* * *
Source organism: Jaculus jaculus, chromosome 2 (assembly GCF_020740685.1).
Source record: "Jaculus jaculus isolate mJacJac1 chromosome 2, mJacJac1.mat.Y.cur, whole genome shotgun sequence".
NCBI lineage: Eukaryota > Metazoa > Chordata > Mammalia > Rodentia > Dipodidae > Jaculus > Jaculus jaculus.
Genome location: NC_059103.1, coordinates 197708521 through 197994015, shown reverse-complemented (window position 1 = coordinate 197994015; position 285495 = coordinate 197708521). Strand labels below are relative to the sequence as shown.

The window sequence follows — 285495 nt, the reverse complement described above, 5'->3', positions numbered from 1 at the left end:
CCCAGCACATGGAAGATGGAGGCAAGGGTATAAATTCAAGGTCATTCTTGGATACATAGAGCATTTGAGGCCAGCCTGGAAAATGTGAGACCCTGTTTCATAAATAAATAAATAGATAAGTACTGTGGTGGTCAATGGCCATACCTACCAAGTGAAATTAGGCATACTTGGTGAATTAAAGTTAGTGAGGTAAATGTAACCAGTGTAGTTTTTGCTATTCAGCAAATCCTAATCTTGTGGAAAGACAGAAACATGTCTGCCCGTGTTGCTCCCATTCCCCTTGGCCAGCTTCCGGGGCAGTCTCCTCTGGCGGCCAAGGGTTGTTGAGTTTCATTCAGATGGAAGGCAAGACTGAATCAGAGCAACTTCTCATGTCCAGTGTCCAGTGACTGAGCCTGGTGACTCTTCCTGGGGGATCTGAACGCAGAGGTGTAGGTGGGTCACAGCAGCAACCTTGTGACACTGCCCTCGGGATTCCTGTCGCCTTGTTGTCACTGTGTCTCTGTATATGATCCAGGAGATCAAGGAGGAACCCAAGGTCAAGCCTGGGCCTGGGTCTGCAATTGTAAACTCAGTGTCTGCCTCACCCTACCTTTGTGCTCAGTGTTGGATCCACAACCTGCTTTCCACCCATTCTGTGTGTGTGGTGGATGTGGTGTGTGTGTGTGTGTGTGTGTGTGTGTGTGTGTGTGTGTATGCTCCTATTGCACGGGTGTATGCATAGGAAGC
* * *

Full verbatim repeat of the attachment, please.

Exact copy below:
Source organism: Jaculus jaculus, chromosome 2 (assembly GCF_020740685.1).
Source record: "Jaculus jaculus isolate mJacJac1 chromosome 2, mJacJac1.mat.Y.cur, whole genome shotgun sequence".
NCBI lineage: Eukaryota > Metazoa > Chordata > Mammalia > Rodentia > Dipodidae > Jaculus > Jaculus jaculus.
Genome location: NC_059103.1, coordinates 197708521 through 197994015, shown reverse-complemented (window position 1 = coordinate 197994015; position 285495 = coordinate 197708521). Strand labels below are relative to the sequence as shown.

The window sequence follows — 285495 nt, the reverse complement described above, 5'->3', positions numbered from 1 at the left end:
CCCAGCACATGGAAGATGGAGGCAAGGGTATAAATTCAAGGTCATTCTTGGATACATAGAGCATTTGAGGCCAGCCTGGAAAATGTGAGACCCTGTTTCATAAATAAATAAATAGATAAGTACTGTGGTGGTCAATGGCCATACCTACCAAGTGAAATTAGGCATACTTGGTGAATTAAAGTTAGTGAGGTAAATGTAACCAGTGTAGTTTTTGCTATTCAGCAAATCCTAATCTTGTGGAAAGACAGAAACATGTCTGCCCGTGTTGCTCCCATTCCCCTTGGCCAGCTTCCGGGGCAGTCTCCTCTGGCGGCCAAGGGTTGTTGAGTTTCATTCAGATGGAAGGCAAGACTGAATCAGAGCAACTTCTCATGTCCAGTGTCCAGTGACTGAGCCTGGTGACTCTTCCTGGGGGATCTGAACGCAGAGGTGTAGGTGGGTCACAGCAGCAACCTTGTGACACTGCCCTCGGGATTCCTGTCGCCTTGTTGTCACTGTGTCTCTGTATATGATCCAGGAGATCAAGGAGGAACCCAAGGTCAAGCCTGGGCCTGGGTCTGCAATTGTAAACTCAGTGTCTGCCTCACCCTACCTTTGTGCTCAGTGTTGGATCCACAACCTGCTTTCCACCCATTCTGTGTGTGTGGTGGATGTGGTGTGTGTGTGTGTGTGTGTGTGTGTGTGTGTGTGTGTGTATGCTCCTATTGCACGGGTGTATGCATAGGAAGC